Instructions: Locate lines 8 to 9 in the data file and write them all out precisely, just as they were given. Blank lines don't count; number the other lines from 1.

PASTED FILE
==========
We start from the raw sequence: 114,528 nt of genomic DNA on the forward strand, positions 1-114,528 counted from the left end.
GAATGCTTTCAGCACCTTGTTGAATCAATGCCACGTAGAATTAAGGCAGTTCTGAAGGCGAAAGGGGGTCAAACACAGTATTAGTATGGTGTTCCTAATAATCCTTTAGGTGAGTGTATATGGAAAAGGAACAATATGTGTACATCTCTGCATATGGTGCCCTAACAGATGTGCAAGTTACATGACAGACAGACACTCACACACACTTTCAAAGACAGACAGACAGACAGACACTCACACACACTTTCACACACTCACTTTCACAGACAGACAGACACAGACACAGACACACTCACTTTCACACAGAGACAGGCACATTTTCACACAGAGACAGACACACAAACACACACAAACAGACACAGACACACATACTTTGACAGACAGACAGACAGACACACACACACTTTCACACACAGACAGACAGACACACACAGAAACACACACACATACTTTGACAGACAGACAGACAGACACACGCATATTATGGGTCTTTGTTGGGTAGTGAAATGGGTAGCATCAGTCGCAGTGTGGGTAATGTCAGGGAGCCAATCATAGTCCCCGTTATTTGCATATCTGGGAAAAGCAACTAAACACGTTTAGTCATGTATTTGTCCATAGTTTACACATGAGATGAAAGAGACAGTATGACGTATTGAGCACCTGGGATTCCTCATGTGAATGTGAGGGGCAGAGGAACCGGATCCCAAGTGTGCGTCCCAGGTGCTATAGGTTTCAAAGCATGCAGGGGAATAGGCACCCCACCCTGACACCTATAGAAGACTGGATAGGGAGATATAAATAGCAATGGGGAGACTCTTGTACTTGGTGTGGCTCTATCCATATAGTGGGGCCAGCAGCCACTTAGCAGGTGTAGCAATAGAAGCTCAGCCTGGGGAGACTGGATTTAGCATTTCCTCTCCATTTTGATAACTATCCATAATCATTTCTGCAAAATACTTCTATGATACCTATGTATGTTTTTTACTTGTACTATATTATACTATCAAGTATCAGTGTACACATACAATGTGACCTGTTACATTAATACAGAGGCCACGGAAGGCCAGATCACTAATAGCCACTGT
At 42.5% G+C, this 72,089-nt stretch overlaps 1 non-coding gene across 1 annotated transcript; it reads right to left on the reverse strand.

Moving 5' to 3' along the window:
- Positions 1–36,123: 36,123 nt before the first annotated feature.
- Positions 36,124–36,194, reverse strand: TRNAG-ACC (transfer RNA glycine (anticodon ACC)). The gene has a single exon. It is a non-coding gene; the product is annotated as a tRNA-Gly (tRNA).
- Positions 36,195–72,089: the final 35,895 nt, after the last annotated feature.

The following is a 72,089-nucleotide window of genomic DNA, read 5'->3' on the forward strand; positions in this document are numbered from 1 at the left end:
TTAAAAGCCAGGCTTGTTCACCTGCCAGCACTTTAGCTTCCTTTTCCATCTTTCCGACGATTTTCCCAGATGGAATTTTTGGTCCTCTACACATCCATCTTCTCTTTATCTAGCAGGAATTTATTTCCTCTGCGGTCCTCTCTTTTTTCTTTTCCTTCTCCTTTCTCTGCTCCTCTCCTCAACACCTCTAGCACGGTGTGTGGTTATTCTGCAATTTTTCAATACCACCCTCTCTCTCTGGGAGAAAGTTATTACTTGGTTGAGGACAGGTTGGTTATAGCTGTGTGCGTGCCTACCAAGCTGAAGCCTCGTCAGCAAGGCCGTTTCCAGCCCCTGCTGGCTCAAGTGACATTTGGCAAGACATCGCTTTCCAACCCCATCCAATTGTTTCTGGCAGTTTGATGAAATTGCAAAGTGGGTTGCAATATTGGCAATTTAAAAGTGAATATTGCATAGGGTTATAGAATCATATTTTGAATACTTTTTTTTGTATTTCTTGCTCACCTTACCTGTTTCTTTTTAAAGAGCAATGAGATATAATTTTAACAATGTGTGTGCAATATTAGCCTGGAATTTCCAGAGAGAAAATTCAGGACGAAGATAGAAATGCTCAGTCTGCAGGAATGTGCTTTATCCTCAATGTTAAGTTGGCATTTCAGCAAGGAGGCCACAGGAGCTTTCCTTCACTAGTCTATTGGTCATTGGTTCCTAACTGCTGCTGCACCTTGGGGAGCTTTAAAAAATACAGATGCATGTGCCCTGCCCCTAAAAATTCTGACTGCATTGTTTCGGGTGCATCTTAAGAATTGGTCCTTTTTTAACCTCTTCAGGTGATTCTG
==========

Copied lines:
The following is a 72,089-nucleotide window of genomic DNA, read 5'->3' on the forward strand; positions in this document are numbered from 1 at the left end:
TTAAAAGCCAGGCTTGTTCACCTGCCAGCACTTTAGCTTCCTTTTCCATCTTTCCGACGATTTTCCCAGATGGAATTTTTGGTCCTCTACACATCCATCTTCTCTTTATCTAGCAGGAATTTATTTCCTCTGCGGTCCTCTCTTTTTTCTTTTCCTTCTCCTTTCTCTGCTCCTCTCCTCAACACCTCTAGCACGGTGTGTGGTTATTCTGCAATTTTTCAATACCACCCTCTCTCTCTGGGAGAAAGTTATTACTTGGTTGAGGACAGGTTGGTTATAGCTGTGTGCGTGCCTACCAAGCTGAAGCCTCGTCAGCAAGGCCGTTTCCAGCCCCTGCTGGCTCAAGTGACATTTGGCAAGACATCGCTTTCCAACCCCATCCAATTGTTTCTGGCAGTTTGATGAAATTGCAAAGTGGGTTGCAATATTGGCAATTTAAAAGTGAATATTGCATAGGGTTATAGAATCATATTTTGAATACTTTTTTTTGTATTTCTTGCTCACCTTACCTGTTTCTTTTTAAAGAGCAATGAGATATAATTTTAACAATGTGTGTGCAATATTAGCCTGGAATTTCCAGAGAGAAAATTCAGGACGAAGATAGAAATGCTCAGTCTGCAGGAATGTGCTTTATCCTCAATGTTAAGTTGGCATTTCAGCAAGGAGGCCACAGGAGCTTTCCTTCACTAGTCTATTGGTCATTGGTTCCTAACTGCTGCTGCACCTTGGGGAGCTTTAAAAAATACAGATGCATGTGCCCTGCCCCTAAAAATTCTGACTGCATTGTTTCGGGTGCATCTTAAGAATTGGTCCTTTTTTAACCTCTTCAGGTGATTCTG